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Abstract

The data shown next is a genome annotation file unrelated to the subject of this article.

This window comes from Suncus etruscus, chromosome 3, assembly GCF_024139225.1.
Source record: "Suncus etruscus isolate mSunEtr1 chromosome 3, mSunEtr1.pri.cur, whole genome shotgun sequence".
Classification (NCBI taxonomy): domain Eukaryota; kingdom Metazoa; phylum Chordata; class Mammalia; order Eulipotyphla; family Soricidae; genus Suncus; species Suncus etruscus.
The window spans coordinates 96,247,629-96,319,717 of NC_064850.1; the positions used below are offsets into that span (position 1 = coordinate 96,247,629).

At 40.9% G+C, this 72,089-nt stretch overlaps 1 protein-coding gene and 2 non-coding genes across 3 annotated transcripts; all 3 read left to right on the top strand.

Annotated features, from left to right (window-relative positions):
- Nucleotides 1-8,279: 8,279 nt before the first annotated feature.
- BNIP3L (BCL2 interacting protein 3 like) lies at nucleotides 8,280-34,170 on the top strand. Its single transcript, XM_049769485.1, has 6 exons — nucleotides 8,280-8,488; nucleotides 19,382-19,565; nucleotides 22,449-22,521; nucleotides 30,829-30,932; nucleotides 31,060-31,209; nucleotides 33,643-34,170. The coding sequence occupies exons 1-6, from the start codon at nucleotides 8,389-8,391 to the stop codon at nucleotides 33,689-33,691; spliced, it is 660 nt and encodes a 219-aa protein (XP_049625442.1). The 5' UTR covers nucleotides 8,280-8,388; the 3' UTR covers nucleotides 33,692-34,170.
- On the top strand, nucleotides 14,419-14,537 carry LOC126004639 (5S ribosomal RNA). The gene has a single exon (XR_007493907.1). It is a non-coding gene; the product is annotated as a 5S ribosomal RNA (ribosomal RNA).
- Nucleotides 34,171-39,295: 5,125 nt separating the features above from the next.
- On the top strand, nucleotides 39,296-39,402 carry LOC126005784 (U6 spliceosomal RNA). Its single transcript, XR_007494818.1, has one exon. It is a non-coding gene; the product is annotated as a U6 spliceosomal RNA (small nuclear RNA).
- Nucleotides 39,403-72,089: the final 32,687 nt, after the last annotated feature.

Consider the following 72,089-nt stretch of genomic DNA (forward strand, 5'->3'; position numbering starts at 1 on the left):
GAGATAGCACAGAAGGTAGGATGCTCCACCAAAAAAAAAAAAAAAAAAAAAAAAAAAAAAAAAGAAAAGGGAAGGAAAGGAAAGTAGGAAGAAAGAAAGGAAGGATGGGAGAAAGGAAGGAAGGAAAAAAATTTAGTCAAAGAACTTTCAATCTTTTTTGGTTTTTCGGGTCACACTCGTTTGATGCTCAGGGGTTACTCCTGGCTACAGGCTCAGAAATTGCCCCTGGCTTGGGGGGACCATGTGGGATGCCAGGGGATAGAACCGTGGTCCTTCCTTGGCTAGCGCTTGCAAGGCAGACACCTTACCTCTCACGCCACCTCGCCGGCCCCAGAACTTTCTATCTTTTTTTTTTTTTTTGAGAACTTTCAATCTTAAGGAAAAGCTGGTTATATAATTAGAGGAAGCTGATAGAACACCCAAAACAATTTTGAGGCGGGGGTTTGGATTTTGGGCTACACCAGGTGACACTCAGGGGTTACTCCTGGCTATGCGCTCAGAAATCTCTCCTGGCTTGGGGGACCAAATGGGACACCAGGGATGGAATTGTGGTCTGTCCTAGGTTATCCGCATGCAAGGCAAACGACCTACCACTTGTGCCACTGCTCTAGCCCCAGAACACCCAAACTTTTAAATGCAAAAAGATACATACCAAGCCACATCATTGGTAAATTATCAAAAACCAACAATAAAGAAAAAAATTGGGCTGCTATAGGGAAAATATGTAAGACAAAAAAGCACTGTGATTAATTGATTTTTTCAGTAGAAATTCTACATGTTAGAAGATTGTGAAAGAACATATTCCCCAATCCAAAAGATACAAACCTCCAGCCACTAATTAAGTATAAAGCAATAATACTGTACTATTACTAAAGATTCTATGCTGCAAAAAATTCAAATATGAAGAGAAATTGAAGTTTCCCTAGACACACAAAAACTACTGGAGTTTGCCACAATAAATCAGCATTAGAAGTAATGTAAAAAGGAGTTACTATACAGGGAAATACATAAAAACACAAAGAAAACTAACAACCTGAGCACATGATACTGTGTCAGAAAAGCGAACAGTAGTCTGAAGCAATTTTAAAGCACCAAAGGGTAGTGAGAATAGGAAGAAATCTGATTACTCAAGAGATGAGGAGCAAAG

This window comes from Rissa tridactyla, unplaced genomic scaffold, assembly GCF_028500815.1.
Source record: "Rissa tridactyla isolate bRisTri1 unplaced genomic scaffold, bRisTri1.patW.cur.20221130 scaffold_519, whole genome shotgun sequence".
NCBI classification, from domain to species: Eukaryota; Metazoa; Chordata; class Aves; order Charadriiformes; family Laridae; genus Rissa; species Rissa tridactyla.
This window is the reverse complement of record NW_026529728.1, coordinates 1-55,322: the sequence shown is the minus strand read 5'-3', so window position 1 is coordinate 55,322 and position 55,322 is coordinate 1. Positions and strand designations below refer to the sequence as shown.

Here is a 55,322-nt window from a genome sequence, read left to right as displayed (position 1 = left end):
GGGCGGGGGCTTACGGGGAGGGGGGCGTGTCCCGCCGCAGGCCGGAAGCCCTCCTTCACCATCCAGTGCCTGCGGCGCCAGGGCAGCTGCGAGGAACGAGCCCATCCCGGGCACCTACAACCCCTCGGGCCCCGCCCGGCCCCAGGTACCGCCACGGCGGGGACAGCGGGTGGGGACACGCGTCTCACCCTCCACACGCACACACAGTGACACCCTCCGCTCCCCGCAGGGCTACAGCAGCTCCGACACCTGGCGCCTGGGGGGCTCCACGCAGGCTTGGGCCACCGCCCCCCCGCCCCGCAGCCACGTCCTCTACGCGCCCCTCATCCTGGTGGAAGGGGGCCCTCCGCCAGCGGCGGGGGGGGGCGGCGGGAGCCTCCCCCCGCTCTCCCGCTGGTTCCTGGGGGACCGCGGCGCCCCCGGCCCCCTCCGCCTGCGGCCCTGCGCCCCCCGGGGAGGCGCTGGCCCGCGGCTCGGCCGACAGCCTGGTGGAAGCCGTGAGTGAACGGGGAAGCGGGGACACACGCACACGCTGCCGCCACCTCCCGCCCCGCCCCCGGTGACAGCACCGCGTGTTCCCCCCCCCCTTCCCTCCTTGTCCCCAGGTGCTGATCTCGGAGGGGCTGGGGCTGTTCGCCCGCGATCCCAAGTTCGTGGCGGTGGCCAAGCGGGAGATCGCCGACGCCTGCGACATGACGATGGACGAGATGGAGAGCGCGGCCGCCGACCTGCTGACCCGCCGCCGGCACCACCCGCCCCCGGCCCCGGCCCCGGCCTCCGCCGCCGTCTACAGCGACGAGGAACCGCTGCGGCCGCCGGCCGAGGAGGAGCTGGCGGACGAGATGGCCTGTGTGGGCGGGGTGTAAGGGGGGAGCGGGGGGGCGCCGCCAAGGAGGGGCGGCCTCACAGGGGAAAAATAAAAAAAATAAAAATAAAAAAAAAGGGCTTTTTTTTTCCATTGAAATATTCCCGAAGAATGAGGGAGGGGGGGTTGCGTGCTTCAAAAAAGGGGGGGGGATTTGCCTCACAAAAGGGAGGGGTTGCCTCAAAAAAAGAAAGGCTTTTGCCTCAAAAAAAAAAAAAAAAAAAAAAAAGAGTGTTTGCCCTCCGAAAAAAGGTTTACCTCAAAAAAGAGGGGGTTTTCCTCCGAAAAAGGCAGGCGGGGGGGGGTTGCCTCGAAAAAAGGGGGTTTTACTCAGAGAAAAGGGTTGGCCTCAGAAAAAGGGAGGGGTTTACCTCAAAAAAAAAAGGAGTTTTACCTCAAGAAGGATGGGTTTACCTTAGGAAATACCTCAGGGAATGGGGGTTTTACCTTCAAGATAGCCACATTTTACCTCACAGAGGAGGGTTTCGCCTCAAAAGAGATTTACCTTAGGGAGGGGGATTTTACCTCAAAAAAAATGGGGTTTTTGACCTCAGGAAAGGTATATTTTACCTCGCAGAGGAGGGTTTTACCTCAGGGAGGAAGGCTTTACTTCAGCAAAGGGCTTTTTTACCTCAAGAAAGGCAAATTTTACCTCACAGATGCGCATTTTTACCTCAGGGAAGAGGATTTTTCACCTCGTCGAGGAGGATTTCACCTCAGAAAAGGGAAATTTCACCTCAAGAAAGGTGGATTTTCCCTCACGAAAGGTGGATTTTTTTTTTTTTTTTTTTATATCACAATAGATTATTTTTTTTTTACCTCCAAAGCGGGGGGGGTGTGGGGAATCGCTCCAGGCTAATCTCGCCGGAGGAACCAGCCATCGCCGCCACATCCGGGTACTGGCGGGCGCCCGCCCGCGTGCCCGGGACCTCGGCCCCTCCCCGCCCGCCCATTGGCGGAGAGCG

Individuals can express boldness in their readiness to resume courtship signaling following a perceived threat. The degree of boldness that is selectively favored depends on the magnitude of costs and benefits that may vary across time and space. We examined within- and between-individual variation in the boldness of courting male sand fiddler crabs, Uca pugilator, across an entire breeding season at a South Carolina (USA) salt marsh where courtship is restricted to supratidal embankments. Boldness was assessed by the time to re-emergence and the number of re-emergences of males who were purposely startled into their breeding burrows once every 3 min for a total of five times. The two measures of boldness were significantly positively correlated. Courting males are on average bolder when their density is high and when tidal conditions correspond to peaks in the number of females moving over the embankment surface. Time to re-emergence increases with successive startles although some males consistently re-emerge faster than others. Large males are not bolder than small males. When male density is high, nearest neighbors frequently re-emerge at the same time, suggesting that males cue on the responses of other nearby males, perhaps by assessing substrate vibration. This may reduce the chance of losing a potential mate to a local competitor.